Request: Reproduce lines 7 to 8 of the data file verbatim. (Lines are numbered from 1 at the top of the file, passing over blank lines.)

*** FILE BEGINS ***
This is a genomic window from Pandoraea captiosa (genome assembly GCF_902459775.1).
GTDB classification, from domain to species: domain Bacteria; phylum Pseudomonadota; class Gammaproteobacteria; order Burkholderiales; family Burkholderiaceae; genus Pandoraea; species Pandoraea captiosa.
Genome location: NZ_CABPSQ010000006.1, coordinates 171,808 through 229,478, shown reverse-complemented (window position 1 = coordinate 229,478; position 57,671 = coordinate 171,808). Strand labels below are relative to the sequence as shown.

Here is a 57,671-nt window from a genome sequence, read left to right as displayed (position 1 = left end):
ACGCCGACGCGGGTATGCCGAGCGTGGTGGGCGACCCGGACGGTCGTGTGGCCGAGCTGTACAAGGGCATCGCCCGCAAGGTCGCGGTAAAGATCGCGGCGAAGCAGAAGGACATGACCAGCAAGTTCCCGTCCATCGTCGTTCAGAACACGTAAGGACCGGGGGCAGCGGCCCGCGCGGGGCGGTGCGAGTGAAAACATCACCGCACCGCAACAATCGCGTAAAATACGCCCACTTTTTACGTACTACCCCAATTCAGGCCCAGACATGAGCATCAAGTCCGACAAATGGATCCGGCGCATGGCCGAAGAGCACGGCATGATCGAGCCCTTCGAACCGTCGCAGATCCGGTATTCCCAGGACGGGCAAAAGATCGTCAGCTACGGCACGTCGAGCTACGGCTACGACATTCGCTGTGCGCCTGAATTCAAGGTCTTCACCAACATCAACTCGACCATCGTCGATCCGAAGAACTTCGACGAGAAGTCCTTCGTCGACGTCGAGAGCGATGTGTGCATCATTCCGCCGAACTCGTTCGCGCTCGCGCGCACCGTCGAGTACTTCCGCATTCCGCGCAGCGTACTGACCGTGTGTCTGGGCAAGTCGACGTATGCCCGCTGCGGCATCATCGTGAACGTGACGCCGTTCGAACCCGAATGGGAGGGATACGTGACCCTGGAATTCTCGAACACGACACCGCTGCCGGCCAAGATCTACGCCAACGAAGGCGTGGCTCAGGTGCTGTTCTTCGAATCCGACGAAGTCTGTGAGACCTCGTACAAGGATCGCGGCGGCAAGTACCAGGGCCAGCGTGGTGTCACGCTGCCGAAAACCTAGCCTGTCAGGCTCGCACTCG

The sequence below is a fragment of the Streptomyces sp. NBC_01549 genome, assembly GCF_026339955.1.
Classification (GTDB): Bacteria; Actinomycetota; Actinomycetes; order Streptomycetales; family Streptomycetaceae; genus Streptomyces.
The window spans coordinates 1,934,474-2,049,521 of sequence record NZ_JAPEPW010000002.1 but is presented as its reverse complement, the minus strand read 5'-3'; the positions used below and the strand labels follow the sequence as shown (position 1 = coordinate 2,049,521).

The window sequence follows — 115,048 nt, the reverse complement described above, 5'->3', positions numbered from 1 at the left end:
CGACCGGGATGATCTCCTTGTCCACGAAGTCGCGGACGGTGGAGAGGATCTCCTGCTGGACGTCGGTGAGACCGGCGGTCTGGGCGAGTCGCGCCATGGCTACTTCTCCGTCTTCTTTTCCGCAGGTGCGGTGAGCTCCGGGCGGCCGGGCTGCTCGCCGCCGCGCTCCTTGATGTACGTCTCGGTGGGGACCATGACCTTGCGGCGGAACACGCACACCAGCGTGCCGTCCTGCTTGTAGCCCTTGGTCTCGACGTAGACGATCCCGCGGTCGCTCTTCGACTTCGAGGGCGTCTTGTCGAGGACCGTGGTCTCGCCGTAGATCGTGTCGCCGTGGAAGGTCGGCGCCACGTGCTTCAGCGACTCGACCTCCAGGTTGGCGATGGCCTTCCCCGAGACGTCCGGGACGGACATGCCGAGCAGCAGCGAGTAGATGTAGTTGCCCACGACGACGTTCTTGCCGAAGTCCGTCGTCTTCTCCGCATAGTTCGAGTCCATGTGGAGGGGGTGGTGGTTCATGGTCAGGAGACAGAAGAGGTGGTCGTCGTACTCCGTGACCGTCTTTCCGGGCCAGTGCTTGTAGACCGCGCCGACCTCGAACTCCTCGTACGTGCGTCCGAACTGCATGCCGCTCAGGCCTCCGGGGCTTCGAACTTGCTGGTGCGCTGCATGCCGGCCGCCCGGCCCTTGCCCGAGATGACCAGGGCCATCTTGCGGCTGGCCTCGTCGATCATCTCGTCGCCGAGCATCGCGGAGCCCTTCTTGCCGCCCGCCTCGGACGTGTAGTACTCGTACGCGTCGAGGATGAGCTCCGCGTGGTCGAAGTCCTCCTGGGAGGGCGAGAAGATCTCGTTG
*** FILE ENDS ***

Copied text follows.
Classification (GTDB): Bacteria; Actinomycetota; Actinomycetes; order Streptomycetales; family Streptomycetaceae; genus Streptomyces.
The window spans coordinates 1,934,474-2,049,521 of sequence record NZ_JAPEPW010000002.1 but is presented as its reverse complement, the minus strand read 5'-3'; the positions used below and the strand labels follow the sequence as shown (position 1 = coordinate 2,049,521).